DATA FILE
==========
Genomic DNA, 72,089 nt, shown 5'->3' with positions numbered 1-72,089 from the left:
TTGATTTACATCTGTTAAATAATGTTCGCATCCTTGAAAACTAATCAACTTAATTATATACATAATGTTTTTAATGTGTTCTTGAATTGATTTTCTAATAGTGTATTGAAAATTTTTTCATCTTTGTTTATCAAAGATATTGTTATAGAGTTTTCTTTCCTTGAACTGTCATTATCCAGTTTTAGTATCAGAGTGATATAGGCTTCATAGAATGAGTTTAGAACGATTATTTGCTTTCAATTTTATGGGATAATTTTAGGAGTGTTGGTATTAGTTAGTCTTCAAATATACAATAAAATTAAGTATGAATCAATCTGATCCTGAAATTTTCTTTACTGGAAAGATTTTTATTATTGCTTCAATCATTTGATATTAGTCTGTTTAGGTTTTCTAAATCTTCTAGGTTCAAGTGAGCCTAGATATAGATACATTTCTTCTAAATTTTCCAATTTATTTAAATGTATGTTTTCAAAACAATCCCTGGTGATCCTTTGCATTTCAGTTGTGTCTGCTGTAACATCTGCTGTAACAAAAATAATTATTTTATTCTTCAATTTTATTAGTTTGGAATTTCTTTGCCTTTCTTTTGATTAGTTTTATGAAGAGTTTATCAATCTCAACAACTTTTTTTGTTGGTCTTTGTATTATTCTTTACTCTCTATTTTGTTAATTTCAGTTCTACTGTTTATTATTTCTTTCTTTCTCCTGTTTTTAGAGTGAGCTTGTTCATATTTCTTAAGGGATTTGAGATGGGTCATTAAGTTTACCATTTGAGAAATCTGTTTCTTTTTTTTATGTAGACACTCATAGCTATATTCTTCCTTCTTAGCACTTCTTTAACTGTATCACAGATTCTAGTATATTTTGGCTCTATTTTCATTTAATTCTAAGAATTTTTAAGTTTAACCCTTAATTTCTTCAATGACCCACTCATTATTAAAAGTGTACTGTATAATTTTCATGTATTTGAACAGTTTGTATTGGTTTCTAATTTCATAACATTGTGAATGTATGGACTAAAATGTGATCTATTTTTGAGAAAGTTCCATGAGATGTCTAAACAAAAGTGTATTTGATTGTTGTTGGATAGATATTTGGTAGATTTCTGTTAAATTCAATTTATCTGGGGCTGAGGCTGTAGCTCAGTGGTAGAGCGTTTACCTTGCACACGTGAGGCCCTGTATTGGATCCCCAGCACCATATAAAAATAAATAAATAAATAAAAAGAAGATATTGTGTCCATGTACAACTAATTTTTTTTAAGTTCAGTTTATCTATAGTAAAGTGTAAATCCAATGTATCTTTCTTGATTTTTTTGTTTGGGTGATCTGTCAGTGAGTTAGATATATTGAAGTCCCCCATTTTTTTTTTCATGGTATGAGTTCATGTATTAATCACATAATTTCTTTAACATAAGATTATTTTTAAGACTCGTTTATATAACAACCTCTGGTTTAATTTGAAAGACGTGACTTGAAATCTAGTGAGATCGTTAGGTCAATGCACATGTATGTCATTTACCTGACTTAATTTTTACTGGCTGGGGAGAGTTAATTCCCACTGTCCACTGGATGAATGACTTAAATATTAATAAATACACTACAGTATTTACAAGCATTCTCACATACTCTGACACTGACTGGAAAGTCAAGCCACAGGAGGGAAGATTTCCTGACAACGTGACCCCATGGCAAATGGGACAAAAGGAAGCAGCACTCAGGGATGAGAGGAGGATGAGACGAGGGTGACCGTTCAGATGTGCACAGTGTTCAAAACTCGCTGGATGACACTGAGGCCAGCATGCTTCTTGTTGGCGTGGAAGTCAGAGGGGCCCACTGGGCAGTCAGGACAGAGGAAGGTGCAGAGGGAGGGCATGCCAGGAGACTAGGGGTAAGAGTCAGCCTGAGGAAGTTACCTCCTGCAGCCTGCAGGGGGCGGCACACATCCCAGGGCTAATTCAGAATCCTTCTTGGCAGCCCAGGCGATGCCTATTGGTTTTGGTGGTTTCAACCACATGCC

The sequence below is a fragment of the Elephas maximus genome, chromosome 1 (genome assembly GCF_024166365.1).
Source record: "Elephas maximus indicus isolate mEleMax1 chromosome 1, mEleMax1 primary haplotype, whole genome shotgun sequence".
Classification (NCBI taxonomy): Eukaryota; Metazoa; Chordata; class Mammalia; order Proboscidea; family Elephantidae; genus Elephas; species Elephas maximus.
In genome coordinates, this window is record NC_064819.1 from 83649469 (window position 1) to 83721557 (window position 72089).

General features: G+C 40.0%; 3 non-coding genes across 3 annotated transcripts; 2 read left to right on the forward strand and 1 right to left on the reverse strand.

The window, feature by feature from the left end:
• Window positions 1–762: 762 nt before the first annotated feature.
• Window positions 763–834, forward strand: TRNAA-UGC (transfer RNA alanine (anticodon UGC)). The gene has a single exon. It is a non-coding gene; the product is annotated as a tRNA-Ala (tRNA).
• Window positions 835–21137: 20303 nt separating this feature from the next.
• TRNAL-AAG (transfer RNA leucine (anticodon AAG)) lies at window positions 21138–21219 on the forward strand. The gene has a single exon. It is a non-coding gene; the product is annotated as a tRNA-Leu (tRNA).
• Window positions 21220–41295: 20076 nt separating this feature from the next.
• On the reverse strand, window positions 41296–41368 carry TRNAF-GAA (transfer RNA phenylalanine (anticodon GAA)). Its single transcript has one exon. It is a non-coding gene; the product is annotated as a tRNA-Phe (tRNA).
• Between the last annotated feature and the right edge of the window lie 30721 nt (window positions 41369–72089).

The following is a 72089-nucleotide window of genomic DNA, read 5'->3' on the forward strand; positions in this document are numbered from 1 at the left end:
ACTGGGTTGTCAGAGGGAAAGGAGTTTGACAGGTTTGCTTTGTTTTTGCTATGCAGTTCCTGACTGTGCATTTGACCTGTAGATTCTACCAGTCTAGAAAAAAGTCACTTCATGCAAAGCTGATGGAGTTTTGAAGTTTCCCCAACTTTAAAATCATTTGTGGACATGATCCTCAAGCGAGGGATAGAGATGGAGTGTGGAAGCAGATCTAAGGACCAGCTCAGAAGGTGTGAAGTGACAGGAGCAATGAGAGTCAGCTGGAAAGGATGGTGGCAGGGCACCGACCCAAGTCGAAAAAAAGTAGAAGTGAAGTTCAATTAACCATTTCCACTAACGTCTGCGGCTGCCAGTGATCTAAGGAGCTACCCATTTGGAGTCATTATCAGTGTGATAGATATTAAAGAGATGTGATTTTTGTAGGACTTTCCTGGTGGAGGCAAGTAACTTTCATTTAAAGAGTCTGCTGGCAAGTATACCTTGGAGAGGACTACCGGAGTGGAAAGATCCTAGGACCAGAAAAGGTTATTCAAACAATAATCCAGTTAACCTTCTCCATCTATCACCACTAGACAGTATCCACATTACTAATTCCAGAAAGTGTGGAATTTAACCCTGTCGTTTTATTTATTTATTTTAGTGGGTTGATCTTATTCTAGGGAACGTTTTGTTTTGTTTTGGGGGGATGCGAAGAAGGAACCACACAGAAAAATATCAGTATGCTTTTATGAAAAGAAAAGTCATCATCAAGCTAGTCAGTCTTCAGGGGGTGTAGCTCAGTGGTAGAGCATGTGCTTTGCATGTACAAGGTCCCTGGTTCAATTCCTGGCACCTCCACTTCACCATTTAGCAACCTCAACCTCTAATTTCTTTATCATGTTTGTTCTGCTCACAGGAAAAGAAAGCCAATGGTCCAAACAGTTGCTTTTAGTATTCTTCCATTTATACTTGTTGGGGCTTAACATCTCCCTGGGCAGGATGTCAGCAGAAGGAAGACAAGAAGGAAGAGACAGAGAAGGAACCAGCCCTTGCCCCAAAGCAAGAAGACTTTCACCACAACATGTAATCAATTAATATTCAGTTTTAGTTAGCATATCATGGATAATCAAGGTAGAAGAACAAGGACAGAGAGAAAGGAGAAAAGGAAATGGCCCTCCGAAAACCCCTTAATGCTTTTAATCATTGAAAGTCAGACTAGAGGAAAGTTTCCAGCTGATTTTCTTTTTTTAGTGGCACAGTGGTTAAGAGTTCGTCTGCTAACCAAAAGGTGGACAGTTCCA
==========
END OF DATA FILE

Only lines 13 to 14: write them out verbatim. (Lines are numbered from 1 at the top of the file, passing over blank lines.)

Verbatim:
• Window positions 21220–41295: 20076 nt separating this feature from the next.
• On the reverse strand, window positions 41296–41368 carry TRNAF-GAA (transfer RNA phenylalanine (anticodon GAA)). Its single transcript has one exon. It is a non-coding gene; the product is annotated as a tRNA-Phe (tRNA).